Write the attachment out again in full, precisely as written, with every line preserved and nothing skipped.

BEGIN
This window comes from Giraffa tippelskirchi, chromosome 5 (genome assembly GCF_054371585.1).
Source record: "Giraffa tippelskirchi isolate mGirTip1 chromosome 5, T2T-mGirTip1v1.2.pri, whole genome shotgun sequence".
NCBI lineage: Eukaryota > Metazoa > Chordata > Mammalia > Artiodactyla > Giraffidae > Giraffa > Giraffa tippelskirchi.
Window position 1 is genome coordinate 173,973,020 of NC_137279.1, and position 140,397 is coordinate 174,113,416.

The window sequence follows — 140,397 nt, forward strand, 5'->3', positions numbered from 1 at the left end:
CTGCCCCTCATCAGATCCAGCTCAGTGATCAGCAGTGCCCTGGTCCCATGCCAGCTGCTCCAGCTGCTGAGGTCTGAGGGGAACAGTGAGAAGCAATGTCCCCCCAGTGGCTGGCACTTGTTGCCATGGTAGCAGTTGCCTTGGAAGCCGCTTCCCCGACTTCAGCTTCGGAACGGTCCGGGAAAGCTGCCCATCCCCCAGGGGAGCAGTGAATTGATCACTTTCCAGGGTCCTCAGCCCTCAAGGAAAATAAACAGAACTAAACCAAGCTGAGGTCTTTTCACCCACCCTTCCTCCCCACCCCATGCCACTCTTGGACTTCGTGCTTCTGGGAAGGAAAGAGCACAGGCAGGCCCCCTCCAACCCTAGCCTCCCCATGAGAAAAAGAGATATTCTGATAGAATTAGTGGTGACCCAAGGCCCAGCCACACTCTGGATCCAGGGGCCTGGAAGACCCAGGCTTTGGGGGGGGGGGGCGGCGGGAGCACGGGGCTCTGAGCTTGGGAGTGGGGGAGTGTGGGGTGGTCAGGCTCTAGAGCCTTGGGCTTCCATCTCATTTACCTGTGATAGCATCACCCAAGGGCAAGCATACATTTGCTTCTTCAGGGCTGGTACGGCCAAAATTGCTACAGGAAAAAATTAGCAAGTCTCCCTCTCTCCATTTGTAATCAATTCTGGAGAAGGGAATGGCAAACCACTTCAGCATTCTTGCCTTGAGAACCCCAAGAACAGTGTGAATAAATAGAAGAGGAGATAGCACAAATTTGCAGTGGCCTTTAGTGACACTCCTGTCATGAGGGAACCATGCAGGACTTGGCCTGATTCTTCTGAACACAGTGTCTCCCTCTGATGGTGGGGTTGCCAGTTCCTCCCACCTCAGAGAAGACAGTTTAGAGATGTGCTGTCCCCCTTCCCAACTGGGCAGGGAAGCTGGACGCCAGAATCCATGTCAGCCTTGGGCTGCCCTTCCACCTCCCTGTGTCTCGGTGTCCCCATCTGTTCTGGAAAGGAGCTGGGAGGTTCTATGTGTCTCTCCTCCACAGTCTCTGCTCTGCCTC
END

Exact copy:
This window comes from Giraffa tippelskirchi, chromosome 5 (genome assembly GCF_054371585.1).
Source record: "Giraffa tippelskirchi isolate mGirTip1 chromosome 5, T2T-mGirTip1v1.2.pri, whole genome shotgun sequence".
NCBI lineage: Eukaryota > Metazoa > Chordata > Mammalia > Artiodactyla > Giraffidae > Giraffa > Giraffa tippelskirchi.
Window position 1 is genome coordinate 173,973,020 of NC_137279.1, and position 140,397 is coordinate 174,113,416.

The window sequence follows — 140,397 nt, forward strand, 5'->3', positions numbered from 1 at the left end:
CTGCCCCTCATCAGATCCAGCTCAGTGATCAGCAGTGCCCTGGTCCCATGCCAGCTGCTCCAGCTGCTGAGGTCTGAGGGGAACAGTGAGAAGCAATGTCCCCCCAGTGGCTGGCACTTGTTGCCATGGTAGCAGTTGCCTTGGAAGCCGCTTCCCCGACTTCAGCTTCGGAACGGTCCGGGAAAGCTGCCCATCCCCCAGGGGAGCAGTGAATTGATCACTTTCCAGGGTCCTCAGCCCTCAAGGAAAATAAACAGAACTAAACCAAGCTGAGGTCTTTTCACCCACCCTTCCTCCCCACCCCATGCCACTCTTGGACTTCGTGCTTCTGGGAAGGAAAGAGCACAGGCAGGCCCCCTCCAACCCTAGCCTCCCCATGAGAAAAAGAGATATTCTGATAGAATTAGTGGTGACCCAAGGCCCAGCCACACTCTGGATCCAGGGGCCTGGAAGACCCAGGCTTTGGGGGGGGGGGGCGGCGGGAGCACGGGGCTCTGAGCTTGGGAGTGGGGGAGTGTGGGGTGGTCAGGCTCTAGAGCCTTGGGCTTCCATCTCATTTACCTGTGATAGCATCACCCAAGGGCAAGCATACATTTGCTTCTTCAGGGCTGGTACGGCCAAAATTGCTACAGGAAAAAATTAGCAAGTCTCCCTCTCTCCATTTGTAATCAATTCTGGAGAAGGGAATGGCAAACCACTTCAGCATTCTTGCCTTGAGAACCCCAAGAACAGTGTGAATAAATAGAAGAGGAGATAGCACAAATTTGCAGTGGCCTTTAGTGACACTCCTGTCATGAGGGAACCATGCAGGACTTGGCCTGATTCTTCTGAACACAGTGTCTCCCTCTGATGGTGGGGTTGCCAGTTCCTCCCACCTCAGAGAAGACAGTTTAGAGATGTGCTGTCCCCCTTCCCAACTGGGCAGGGAAGCTGGACGCCAGAATCCATGTCAGCCTTGGGCTGCCCTTCCACCTCCCTGTGTCTCGGTGTCCCCATCTGTTCTGGAAAGGAGCTGGGAGGTTCTATGTGTCTCTCCTCCACAGTCTCTGCTCTGCCTC